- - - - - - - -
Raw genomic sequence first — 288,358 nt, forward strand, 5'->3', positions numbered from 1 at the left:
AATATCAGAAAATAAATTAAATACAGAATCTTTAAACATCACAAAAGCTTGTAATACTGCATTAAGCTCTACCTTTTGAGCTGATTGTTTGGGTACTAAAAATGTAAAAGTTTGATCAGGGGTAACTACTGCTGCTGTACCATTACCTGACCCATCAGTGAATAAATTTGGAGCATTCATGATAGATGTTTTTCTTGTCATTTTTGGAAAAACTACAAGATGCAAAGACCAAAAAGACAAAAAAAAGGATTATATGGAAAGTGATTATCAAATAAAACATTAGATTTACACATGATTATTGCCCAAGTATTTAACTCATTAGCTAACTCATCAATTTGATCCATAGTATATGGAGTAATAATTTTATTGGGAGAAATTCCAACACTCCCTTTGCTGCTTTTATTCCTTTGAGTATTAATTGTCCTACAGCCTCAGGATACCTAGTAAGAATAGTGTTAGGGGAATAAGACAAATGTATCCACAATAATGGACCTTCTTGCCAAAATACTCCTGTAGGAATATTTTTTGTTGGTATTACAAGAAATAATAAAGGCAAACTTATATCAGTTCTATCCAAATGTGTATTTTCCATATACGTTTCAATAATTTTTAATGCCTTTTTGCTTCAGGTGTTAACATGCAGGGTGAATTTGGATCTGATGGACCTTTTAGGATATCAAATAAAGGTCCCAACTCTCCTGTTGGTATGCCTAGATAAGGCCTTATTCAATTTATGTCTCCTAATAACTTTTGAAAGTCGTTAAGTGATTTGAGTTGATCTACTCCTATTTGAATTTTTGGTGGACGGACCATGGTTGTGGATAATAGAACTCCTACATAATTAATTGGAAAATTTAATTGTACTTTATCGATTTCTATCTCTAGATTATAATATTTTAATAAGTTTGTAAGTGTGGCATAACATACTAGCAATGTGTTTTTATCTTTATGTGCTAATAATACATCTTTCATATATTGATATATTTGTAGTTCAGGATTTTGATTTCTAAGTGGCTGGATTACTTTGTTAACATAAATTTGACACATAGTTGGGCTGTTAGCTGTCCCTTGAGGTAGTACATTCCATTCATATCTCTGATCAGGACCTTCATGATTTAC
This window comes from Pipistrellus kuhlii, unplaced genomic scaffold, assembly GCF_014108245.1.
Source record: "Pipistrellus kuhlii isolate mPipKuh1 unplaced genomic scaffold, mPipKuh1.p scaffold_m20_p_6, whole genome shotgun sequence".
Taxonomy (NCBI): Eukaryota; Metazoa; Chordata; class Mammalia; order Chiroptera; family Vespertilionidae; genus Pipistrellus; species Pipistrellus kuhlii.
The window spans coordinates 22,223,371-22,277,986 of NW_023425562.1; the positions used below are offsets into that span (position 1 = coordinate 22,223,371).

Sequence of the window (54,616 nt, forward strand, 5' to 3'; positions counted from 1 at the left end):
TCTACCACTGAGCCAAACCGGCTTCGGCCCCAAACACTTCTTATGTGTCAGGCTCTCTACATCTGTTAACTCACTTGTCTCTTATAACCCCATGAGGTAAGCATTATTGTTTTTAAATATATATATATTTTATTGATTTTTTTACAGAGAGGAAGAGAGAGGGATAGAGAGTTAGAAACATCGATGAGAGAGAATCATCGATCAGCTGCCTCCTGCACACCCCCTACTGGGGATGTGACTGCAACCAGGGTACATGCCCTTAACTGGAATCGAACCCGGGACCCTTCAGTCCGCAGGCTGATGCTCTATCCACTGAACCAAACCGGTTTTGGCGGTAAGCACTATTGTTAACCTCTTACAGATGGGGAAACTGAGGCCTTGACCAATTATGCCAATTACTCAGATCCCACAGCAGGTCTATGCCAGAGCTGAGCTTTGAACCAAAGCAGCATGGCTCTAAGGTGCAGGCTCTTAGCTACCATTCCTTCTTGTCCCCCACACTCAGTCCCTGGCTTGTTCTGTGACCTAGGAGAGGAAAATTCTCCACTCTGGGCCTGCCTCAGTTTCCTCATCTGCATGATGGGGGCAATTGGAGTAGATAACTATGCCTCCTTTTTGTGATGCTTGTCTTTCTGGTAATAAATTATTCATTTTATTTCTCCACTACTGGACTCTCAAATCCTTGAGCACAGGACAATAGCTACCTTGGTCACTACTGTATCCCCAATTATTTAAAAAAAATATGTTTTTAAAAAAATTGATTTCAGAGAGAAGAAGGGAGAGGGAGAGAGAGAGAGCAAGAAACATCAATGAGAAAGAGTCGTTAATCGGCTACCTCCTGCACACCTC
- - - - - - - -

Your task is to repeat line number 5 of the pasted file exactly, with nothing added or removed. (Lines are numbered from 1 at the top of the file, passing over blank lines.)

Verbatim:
Taxonomy (NCBI): Eukaryota; Metazoa; Chordata; class Mammalia; order Chiroptera; family Vespertilionidae; genus Pipistrellus; species Pipistrellus kuhlii.